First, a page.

Intel Israel general manager Maxine Fassberg said she had recently interviewed an Arab applicant who told her he had sent his resume to numerous companies, and not one of them had replied. She gave him a job at Intel that begins this week, she said.
Moshe Lichtman, head of Israel R&D for Microsoft, said the underlying message to Arab students is: “We are interested in you, and we want to give you work.”
Dov Lautman, cofounder and chairman of Kav Mashve (the equalizer), a business coalition of employers to promote equal employment opportunities for Arab academics, said he had a lot of experience working with Arabs, and they worked just as well as anyone else. Unfortunately, there is a lot of prejudice against them, he said, because too many people think they are not up to standard, or that they will pose problems for Jewish clients.
“There is no doubt that integration of the Arab sector will contribute, not only to the economy but to coexistence,” said Yehoshua Bakula, of Hewlett-Packard.
Tower Jazz CEO Russell Ellwanger said, “Every young person, Arab or not, needs to feel that they’re cared for.”
For the past three years, Tower Jazz has gone to the best Arab high schools in Nazareth, identified the best students and has given them four-year internships and scholarships to the Technion, as well as oneon- one mentoring, he said.
“The student learns to love the mentor, and the mentor learns to love the student,” Ellwanger said, implying that this was the best way to overcome prejudice and discrimination.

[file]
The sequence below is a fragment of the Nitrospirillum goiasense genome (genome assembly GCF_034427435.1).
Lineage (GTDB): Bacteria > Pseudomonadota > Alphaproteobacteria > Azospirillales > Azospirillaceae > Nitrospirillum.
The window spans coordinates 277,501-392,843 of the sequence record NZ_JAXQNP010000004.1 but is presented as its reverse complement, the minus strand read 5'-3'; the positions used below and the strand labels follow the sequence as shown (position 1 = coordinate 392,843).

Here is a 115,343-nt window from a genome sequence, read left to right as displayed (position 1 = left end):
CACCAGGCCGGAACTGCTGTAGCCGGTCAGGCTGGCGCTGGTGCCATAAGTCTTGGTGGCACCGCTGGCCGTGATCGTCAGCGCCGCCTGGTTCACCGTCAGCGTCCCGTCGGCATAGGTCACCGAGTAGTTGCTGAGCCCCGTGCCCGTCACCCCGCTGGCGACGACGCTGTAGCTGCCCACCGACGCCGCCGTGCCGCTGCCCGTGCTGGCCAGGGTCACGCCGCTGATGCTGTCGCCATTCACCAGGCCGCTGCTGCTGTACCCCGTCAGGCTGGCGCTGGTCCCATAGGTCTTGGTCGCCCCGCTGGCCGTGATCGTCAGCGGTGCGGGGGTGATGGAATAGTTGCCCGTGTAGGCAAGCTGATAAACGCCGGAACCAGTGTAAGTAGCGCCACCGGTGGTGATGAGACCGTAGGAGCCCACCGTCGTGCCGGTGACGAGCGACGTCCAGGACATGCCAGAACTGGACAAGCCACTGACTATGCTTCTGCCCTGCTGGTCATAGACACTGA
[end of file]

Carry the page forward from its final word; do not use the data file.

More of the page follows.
SAP managing director Mickey Steiner said his company’s slogan worldwide was “Stop, Listen, Understand.”
Some of the cultural misunderstandings between Arabs and other Israelis could be ironed out if more human-resource managers stopped to listen and tried to understand, he said.
IBM CEO Meir Nissenson said providing jobs for Arabs was not a charitable exercise. “I don’t see our presence here as giving something, but as something in our own interests,” he said. “There is always a need for high-caliber human resources, and we should take advantage of their availability.”

“Every one of us, at some stage in our lives, was a minority, and we have to remember this,” Nissenson said. “I remember how I felt as a young immigrant without the ability of language.”
Shai Onn, country manager for CA Technologies, said, “We’re not doing this just because we want to help the Arabs, but because we want to help ourselves.”
Eiman Seif, who is one of many Arabs who works at Beit Hanassi, said, “The Arab population can contribute a lot to the Israeli economy. All they need is a chance.”
Nice Systems CEO Ze’evi Bergman said the potential of Arabs has been recognized, but it’s not good enough to employ only Arab program engineers; more Arabs need to be in managerial positions.
Peres said the new initiative was a means of rectifying a mistake.
Last year’s bus ride to Nazareth was not a public-relations gimmick to get media coverage, he said. Since then, he said, a special $50 million fund was established to encourage hi-tech students from the Arab sector, and the government has contributed $20m. to the fund, with the rest from the private sector.
In his visits to Israeli Arab communities, Peres said, he had become aware that there is an extraordinary high ratio of academics and an even higher unemployment rate, and this problem had to be addressed. “They live among us, and we must give them work,” he said.
Noting that there are Arab doctors in every Israeli hospital, Peres urged that there be Arab programmers, engineers, etc. in every Israeli hi-tech company.
“If we can accept them when we are sick, we ought to be able to accept them when we are well,” he said. “We will all benefit from a more positive approach toward our Arab citizens.”
At Elad on Tuesday, Peres was equally keen to do away with stigmas relating to haredim, especially the misconception that they don’t want to work.
“We must dispel this negative image,” he said.